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Bonneau had a career singles win-loss record of 6-18 in ATP tour events. His best result was a third round appearance in the 1985 Player's Canadian Open where he defeated Tomáš Šmíd and Jakob Hlasek. His career singles best ranking was World No. 107, which he attained on July 28, 1986.
Bonneau first competed in the Player's International Canadian Open in 1980, losing 0-6, 7-6, 1-6 to Tim Gullikson. In doubles action he and partner Rick Fagel lost in the first round to the Chilean brother duo of Álvaro Fillol and Jaime Fillol, 2-6, 6-7. Bonneau's next professional tour level tournament was the 1981 edition of the tournament, in which he lost in the first round again in singles, as a wild card entry, this time to Frenchman Bernard Fritz 4-6, 1-6. (He did not compete in doubles.)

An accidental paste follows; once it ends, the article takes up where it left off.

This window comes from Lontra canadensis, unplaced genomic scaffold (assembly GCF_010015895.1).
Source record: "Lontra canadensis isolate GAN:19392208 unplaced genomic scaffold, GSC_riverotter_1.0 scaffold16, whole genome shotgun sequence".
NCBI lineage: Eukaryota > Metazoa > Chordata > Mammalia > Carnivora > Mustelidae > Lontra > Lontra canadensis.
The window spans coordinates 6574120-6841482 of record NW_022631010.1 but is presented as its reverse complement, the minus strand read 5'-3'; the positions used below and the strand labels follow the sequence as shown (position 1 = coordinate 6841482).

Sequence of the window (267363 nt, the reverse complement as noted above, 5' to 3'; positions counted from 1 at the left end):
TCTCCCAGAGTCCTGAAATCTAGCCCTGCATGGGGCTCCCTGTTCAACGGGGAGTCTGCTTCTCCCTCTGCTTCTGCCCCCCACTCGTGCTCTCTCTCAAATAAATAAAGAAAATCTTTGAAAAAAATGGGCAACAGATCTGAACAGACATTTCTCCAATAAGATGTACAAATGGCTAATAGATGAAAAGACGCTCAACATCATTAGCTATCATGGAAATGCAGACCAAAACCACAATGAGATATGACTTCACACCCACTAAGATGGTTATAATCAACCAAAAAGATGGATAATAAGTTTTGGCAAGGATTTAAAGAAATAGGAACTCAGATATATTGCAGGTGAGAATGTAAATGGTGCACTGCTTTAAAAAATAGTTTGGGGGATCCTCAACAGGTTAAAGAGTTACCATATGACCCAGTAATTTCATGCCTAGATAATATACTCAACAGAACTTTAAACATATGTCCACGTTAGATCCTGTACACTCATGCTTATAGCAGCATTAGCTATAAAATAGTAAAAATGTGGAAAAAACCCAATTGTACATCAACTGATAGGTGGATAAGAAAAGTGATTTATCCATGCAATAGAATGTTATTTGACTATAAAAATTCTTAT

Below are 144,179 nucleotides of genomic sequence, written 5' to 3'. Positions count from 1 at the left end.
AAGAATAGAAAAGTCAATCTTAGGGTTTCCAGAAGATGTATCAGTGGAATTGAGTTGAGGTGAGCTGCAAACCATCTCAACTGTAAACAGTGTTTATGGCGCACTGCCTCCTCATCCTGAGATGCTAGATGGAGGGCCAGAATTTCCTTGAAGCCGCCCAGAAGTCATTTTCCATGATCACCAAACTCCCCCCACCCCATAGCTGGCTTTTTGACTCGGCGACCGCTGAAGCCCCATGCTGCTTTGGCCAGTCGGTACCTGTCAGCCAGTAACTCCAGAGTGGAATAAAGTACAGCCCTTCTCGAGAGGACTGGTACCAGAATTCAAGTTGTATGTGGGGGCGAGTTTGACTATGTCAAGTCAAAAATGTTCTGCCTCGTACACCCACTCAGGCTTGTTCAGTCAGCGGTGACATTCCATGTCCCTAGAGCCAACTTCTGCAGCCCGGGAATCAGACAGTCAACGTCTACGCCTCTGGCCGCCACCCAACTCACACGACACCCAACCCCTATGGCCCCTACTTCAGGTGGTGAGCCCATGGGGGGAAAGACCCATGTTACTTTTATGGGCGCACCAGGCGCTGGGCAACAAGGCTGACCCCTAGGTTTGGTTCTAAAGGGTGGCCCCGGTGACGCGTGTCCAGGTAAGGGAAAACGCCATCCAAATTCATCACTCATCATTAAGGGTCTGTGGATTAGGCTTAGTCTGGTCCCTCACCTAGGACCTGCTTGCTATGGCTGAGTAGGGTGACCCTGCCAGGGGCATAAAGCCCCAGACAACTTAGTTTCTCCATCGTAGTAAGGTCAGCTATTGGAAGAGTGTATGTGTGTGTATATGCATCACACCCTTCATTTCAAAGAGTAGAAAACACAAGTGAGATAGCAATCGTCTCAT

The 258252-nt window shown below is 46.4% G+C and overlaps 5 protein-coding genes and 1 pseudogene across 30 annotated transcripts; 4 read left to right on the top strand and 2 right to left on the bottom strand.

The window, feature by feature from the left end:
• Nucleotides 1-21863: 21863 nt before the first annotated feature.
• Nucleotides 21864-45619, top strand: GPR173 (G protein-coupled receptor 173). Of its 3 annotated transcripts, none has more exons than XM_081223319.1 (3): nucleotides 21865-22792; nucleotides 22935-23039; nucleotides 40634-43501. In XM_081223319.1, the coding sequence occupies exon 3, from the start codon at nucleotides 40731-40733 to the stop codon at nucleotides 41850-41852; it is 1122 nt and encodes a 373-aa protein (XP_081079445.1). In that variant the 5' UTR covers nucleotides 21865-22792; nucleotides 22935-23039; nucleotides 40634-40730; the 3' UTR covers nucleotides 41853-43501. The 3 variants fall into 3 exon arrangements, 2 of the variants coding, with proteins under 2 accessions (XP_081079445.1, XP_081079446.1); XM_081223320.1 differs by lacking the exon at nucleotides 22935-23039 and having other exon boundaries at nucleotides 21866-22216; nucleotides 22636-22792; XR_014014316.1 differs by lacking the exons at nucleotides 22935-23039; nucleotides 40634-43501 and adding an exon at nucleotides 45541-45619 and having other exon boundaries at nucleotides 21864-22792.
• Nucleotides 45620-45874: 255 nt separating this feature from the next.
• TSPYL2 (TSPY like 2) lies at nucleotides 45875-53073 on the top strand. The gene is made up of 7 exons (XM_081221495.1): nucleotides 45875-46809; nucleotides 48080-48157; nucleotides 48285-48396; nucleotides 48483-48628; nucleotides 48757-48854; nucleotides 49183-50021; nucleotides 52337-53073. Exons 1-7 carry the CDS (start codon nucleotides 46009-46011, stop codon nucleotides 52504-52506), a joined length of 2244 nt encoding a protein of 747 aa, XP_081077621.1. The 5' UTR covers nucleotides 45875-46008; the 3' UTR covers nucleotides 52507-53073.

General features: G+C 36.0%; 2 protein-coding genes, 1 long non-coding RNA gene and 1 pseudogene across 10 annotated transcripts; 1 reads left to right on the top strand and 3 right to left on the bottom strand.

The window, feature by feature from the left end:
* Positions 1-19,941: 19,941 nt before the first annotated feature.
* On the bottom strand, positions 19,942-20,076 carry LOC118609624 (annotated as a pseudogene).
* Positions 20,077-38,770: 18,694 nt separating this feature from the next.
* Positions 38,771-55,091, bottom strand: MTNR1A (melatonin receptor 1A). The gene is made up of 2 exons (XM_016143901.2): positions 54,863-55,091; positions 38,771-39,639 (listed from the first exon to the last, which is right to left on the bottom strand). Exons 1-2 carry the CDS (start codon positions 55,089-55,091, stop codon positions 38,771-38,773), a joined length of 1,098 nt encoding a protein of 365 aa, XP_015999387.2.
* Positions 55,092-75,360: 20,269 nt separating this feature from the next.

Again Bonneau did not play in another tour event for another two years, until the 1983 edition of the Player's International. This time he made the second round, defeating compatriot and qualifier Dale Power 6-2, 7-6, before succumbing to No. 2 seed Ivan Lendl 2-6, 1-6.
Bonneau turned professional in 1984 after winning the NAIA singles title at Belhaven College. In April, he competed in both singles and doubles at the Montreal Indoor Challenger, losing in the first round in singles to Matt Mitchell 4-6, 3-6, and reaching the second round (quarters) in doubles, partnering compatriot Martin Dyotte.
In August, Bonneau played his fourth Player's International, again as a wild card entrant, and lost in the first round in singles, to qualifier Andy Kohlberg, 6-2, 4-6, 4-6. In doubles he and partner Dyotte lost in the first round as well, 4-6, 2-6, to the duo of Francisco González and John Sadri.